Two days later, Arthur Flemming recorded just such an untoward incident. The Guards Division, dog-tired and foot-weary, paused to rest for the night at Landrecies. They were suddenly pulled from their rest by an urgent alarm when the small town was attacked by German cavalry. Arthur’s machine gun was set up in the main approach road and they became part of a fierce close engagement, with hastily erected barricades of carts and wagons, weirdly illuminated by the light of a burning haystack. The fighting went on till early morning when the Germans withdrew, leaving 800 dead and a badly damaged 3rd Coldstream battalion. The High Command distinguished themselves less well: Haig, the Corps Commander, sent a panicky call for help to GHQ, which caused one general to faint.
However, the German advance was no victorious strut. Thirty-two days from Mons to Marne took their toll. Their ragged, dust-covered soldiers, with boots worn thin, were suffering. And their commanders were having to face the fact that retreating French and British armies, far from being annihilated, were withdrawing in good order, powers of resistance intact, while they themselves were outrunning supply trains. The critical Battle of the Marne was about to test both sides.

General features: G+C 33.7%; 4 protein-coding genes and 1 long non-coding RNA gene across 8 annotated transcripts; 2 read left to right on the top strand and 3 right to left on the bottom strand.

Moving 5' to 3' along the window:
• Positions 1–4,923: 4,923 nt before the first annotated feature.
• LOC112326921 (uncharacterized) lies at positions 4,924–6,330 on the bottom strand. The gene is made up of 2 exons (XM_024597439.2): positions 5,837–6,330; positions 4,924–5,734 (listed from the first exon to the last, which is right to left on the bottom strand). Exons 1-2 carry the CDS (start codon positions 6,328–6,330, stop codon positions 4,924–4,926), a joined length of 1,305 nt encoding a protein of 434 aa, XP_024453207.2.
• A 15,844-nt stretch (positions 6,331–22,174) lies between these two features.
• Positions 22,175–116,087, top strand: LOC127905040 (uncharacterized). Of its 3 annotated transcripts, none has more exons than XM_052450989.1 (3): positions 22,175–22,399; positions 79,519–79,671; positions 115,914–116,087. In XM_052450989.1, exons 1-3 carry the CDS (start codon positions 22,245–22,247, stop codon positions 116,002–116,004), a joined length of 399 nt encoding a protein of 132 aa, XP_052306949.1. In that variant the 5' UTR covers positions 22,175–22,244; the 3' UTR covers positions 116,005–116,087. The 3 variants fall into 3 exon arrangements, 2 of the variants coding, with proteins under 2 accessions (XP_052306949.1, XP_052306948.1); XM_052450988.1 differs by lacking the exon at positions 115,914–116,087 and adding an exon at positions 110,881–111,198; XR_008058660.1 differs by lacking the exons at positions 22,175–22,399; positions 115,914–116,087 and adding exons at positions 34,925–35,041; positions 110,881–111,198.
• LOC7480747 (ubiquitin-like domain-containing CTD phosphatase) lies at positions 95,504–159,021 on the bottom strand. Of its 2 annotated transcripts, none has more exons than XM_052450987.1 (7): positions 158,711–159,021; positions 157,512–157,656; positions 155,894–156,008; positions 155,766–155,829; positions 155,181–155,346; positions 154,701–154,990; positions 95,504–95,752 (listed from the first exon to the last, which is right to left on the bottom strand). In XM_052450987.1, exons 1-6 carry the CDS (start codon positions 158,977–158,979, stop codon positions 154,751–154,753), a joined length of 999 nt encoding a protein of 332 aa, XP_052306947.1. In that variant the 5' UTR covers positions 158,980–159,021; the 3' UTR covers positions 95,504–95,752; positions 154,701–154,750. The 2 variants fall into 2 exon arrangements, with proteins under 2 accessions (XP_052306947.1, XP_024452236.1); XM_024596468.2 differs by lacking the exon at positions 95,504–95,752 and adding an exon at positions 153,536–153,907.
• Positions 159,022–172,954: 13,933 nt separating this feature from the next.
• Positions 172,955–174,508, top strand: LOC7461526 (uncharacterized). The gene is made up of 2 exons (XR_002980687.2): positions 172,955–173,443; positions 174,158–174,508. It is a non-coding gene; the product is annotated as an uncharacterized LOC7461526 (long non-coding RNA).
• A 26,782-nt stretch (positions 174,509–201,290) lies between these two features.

If the Allied position was still precarious, the odds were changing in their favour. And in Joffre they found the man for the hour. The counter attack he organised, after days of fierce but indecisive conflict, eventually turned retreaters into advancers, advancers into retreaters. And those on both sides have recorded the profound change in morale in both armies.
Roles were now reversed. The Germans retreated to prepared defensive positions north of the River Aisne. The Allies advanced, only to be checked by the German static defences. It was the end of the short period of mobile warfare. Each side tried to outflank the other; each failed. And the line was extended until mutually repelling static defences stretched from the Alps to the English Channel.